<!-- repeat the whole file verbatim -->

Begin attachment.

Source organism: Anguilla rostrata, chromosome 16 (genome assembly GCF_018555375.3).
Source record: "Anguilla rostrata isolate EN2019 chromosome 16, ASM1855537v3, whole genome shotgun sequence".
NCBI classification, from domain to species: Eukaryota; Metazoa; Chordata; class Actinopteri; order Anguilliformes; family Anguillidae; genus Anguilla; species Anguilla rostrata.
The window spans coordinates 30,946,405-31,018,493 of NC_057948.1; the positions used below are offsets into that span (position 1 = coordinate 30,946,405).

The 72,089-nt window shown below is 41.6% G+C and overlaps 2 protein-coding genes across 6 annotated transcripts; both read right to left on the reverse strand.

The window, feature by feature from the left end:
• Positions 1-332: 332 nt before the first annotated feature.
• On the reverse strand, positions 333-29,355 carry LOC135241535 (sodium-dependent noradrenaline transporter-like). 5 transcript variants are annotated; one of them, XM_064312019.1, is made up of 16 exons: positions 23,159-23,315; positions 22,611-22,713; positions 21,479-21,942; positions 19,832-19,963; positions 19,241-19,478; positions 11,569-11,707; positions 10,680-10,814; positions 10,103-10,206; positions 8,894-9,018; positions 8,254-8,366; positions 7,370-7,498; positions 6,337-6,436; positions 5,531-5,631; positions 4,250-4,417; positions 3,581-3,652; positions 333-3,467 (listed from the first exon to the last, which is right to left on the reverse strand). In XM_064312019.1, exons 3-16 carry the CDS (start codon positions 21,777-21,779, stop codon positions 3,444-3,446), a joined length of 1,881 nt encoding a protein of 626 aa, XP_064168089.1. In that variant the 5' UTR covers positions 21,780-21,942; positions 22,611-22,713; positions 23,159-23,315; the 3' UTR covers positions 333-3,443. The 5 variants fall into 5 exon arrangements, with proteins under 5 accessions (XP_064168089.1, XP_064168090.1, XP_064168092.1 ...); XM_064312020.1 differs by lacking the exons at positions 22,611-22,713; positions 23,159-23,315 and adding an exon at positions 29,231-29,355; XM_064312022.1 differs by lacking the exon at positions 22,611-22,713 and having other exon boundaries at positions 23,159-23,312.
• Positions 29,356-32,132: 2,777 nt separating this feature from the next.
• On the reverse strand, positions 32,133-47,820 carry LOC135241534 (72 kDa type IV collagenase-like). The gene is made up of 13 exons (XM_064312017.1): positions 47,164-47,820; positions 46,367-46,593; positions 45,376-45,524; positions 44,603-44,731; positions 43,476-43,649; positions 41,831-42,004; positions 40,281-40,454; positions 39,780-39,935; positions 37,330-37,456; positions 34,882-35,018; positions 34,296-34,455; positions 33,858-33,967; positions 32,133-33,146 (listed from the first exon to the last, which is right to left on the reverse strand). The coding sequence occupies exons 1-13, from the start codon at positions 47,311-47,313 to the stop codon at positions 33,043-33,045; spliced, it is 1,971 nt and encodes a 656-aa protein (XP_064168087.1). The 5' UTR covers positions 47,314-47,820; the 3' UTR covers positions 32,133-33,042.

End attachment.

Source organism: Anguilla rostrata, chromosome 16 (genome assembly GCF_018555375.3).
Source record: "Anguilla rostrata isolate EN2019 chromosome 16, ASM1855537v3, whole genome shotgun sequence".
NCBI classification, from domain to species: Eukaryota; Metazoa; Chordata; class Actinopteri; order Anguilliformes; family Anguillidae; genus Anguilla; species Anguilla rostrata.
The window spans coordinates 30,946,405-31,018,493 of NC_057948.1; the positions used below are offsets into that span (position 1 = coordinate 30,946,405).

The 72,089-nt window shown below is 41.6% G+C and overlaps 2 protein-coding genes across 6 annotated transcripts; both read right to left on the reverse strand.

The window, feature by feature from the left end:
• Positions 1-332: 332 nt before the first annotated feature.
• On the reverse strand, positions 333-29,355 carry LOC135241535 (sodium-dependent noradrenaline transporter-like). 5 transcript variants are annotated; one of them, XM_064312019.1, is made up of 16 exons: positions 23,159-23,315; positions 22,611-22,713; positions 21,479-21,942; positions 19,832-19,963; positions 19,241-19,478; positions 11,569-11,707; positions 10,680-10,814; positions 10,103-10,206; positions 8,894-9,018; positions 8,254-8,366; positions 7,370-7,498; positions 6,337-6,436; positions 5,531-5,631; positions 4,250-4,417; positions 3,581-3,652; positions 333-3,467 (listed from the first exon to the last, which is right to left on the reverse strand). In XM_064312019.1, exons 3-16 carry the CDS (start codon positions 21,777-21,779, stop codon positions 3,444-3,446), a joined length of 1,881 nt encoding a protein of 626 aa, XP_064168089.1. In that variant the 5' UTR covers positions 21,780-21,942; positions 22,611-22,713; positions 23,159-23,315; the 3' UTR covers positions 333-3,443. The 5 variants fall into 5 exon arrangements, with proteins under 5 accessions (XP_064168089.1, XP_064168090.1, XP_064168092.1 ...); XM_064312020.1 differs by lacking the exons at positions 22,611-22,713; positions 23,159-23,315 and adding an exon at positions 29,231-29,355; XM_064312022.1 differs by lacking the exon at positions 22,611-22,713 and having other exon boundaries at positions 23,159-23,312.
• Positions 29,356-32,132: 2,777 nt separating this feature from the next.
• On the reverse strand, positions 32,133-47,820 carry LOC135241534 (72 kDa type IV collagenase-like). The gene is made up of 13 exons (XM_064312017.1): positions 47,164-47,820; positions 46,367-46,593; positions 45,376-45,524; positions 44,603-44,731; positions 43,476-43,649; positions 41,831-42,004; positions 40,281-40,454; positions 39,780-39,935; positions 37,330-37,456; positions 34,882-35,018; positions 34,296-34,455; positions 33,858-33,967; positions 32,133-33,146 (listed from the first exon to the last, which is right to left on the reverse strand). The coding sequence occupies exons 1-13, from the start codon at positions 47,311-47,313 to the stop codon at positions 33,043-33,045; spliced, it is 1,971 nt and encodes a 656-aa protein (XP_064168087.1). The 5' UTR covers positions 47,314-47,820; the 3' UTR covers positions 32,133-33,042.